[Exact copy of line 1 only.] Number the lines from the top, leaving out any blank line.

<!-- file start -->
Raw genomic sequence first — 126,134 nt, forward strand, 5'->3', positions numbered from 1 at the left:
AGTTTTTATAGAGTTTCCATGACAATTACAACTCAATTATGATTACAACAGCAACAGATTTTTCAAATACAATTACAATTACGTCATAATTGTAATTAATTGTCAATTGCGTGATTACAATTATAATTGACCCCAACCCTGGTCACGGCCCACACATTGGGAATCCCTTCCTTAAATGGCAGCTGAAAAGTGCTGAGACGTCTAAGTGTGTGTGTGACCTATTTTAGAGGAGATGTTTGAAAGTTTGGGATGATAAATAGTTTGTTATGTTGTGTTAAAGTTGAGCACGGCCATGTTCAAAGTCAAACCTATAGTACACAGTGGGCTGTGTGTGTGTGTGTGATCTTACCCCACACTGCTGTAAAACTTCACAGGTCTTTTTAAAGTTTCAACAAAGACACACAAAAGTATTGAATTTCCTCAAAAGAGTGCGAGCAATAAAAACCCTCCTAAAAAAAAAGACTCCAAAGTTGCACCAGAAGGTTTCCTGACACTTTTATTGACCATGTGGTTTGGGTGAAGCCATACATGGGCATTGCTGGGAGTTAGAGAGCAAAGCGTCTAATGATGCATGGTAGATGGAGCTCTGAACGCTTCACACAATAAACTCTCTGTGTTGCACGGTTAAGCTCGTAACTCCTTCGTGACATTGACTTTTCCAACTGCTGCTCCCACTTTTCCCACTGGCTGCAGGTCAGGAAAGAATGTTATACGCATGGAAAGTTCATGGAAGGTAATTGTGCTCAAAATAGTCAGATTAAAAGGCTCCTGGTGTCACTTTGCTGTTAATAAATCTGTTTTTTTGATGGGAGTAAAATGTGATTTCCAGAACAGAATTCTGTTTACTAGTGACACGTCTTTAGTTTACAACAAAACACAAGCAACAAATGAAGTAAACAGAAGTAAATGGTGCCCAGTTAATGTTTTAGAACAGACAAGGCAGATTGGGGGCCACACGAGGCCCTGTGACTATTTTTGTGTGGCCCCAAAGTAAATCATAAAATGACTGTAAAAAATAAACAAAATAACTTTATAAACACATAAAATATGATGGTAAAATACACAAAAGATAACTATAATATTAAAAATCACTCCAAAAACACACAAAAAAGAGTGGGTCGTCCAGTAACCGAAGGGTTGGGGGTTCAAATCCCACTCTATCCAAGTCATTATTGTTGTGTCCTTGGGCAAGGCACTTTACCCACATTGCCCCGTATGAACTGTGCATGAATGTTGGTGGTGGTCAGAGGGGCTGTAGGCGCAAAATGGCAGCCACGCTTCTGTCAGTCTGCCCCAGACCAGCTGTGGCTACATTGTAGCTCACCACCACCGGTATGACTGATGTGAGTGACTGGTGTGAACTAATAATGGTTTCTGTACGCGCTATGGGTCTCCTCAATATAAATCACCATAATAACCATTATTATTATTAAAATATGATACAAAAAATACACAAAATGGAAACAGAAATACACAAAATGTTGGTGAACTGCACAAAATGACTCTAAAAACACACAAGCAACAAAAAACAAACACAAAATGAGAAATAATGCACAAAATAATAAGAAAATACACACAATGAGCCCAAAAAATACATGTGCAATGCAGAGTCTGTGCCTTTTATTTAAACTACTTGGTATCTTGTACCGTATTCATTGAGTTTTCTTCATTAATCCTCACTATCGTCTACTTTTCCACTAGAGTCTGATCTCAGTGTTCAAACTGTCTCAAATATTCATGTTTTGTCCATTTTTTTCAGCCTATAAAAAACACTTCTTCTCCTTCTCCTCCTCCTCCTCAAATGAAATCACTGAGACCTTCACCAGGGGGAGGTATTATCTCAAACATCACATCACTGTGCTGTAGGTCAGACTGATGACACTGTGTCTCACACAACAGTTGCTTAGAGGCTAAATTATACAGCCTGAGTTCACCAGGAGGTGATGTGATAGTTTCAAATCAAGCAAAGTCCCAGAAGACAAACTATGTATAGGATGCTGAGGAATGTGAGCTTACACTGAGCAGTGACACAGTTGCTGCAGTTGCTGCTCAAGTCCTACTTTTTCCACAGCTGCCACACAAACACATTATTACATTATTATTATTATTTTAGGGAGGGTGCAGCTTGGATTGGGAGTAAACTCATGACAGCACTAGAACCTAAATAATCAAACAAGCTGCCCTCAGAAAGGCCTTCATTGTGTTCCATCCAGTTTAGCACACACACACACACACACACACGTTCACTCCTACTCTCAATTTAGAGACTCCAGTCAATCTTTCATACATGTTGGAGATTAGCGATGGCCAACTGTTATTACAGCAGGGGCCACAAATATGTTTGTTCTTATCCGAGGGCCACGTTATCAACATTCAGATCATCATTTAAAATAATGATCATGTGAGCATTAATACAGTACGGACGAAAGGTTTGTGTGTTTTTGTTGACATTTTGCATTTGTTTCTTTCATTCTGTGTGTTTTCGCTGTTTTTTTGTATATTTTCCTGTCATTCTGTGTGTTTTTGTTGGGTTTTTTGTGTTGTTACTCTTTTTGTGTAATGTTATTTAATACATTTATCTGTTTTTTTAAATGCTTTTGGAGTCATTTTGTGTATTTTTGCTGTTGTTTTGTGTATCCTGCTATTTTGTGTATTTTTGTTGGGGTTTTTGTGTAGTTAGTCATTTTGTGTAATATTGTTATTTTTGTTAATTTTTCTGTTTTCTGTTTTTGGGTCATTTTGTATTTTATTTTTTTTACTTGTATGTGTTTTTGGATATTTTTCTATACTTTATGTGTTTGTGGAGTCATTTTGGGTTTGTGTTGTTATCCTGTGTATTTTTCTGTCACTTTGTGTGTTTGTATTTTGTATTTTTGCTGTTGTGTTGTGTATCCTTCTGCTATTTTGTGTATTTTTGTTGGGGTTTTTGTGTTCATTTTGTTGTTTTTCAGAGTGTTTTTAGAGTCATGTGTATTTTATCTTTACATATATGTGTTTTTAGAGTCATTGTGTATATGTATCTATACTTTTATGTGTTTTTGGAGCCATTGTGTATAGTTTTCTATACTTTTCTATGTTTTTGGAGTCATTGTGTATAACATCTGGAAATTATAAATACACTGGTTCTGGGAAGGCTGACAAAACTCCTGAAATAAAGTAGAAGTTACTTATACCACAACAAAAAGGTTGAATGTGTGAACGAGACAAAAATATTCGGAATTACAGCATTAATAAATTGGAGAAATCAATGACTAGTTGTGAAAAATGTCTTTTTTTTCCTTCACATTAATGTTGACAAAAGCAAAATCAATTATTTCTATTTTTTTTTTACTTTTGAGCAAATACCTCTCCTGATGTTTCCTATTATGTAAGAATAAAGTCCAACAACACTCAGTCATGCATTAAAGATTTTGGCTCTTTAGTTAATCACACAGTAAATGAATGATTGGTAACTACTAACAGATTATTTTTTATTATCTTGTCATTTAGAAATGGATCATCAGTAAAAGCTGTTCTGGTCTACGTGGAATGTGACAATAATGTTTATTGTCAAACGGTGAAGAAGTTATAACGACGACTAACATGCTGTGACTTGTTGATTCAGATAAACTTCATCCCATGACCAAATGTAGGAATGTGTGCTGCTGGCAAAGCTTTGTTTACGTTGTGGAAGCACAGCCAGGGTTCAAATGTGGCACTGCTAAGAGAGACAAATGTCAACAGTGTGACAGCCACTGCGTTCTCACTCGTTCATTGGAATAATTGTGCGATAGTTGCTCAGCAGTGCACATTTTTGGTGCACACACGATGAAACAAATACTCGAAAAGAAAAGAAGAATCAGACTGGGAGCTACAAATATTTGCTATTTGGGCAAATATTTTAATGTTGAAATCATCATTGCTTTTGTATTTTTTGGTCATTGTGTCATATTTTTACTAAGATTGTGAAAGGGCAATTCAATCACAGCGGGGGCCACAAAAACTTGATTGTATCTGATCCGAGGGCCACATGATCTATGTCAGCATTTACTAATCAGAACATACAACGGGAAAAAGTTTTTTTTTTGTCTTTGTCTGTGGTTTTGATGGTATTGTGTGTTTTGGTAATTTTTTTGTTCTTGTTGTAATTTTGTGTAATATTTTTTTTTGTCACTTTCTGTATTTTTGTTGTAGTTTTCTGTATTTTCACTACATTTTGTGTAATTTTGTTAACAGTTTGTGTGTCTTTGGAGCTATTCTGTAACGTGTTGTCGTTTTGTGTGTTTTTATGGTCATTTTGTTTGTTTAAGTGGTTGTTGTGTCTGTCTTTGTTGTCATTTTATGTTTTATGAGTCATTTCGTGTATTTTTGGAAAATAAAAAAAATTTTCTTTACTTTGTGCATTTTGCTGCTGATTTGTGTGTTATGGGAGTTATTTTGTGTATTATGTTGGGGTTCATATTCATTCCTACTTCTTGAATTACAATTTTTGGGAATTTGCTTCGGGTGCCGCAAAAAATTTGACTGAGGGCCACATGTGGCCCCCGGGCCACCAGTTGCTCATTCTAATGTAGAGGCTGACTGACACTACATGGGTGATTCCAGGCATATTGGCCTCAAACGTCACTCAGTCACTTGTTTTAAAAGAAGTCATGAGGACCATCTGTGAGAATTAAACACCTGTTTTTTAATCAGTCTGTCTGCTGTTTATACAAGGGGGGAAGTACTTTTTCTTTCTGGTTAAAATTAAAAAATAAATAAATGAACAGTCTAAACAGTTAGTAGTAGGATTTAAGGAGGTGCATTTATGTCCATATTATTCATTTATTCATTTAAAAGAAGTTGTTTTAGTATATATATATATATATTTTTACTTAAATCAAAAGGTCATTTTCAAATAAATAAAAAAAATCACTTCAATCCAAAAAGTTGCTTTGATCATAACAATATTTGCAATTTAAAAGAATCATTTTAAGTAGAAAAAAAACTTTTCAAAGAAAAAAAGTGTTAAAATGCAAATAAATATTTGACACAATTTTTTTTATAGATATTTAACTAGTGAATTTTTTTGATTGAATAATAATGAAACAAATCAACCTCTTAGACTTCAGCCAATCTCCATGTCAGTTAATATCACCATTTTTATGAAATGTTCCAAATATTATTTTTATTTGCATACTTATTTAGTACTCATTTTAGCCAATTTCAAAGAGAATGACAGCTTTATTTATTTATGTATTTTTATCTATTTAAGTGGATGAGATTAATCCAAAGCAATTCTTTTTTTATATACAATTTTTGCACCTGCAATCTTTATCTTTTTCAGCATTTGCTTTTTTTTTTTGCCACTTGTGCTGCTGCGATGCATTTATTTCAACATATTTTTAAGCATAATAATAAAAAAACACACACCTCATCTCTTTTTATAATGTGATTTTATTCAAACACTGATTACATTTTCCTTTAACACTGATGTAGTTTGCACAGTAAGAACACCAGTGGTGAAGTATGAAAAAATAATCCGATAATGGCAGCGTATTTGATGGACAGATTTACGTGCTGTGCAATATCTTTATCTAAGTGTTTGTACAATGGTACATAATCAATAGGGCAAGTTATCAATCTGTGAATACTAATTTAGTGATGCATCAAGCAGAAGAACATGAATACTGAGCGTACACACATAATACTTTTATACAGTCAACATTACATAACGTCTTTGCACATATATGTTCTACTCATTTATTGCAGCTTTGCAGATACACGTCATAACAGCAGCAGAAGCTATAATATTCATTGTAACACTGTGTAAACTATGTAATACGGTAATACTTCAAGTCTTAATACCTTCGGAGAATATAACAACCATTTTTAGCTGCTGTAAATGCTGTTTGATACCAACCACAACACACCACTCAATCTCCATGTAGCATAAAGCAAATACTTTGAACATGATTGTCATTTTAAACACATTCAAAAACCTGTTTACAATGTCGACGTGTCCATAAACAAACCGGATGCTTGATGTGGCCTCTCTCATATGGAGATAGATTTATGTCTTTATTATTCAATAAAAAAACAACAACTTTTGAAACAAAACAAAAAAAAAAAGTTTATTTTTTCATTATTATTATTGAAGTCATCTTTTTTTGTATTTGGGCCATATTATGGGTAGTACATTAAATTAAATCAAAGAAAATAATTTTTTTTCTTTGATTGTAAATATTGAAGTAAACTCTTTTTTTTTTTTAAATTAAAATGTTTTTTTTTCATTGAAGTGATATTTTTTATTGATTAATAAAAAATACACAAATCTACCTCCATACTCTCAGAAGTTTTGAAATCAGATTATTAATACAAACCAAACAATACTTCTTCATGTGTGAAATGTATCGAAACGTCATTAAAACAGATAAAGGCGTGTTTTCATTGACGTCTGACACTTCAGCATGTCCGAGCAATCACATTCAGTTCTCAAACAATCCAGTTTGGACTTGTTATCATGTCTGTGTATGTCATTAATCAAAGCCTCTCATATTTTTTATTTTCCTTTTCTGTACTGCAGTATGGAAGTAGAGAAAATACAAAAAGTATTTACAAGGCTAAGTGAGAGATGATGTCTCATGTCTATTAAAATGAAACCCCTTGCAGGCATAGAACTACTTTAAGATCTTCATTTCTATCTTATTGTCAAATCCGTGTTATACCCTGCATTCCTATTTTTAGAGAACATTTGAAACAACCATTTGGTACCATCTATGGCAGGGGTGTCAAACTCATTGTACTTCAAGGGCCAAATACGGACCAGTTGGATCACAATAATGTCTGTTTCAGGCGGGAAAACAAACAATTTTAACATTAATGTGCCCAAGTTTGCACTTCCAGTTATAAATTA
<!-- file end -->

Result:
Raw genomic sequence first — 126,134 nt, forward strand, 5'->3', positions numbered from 1 at the left: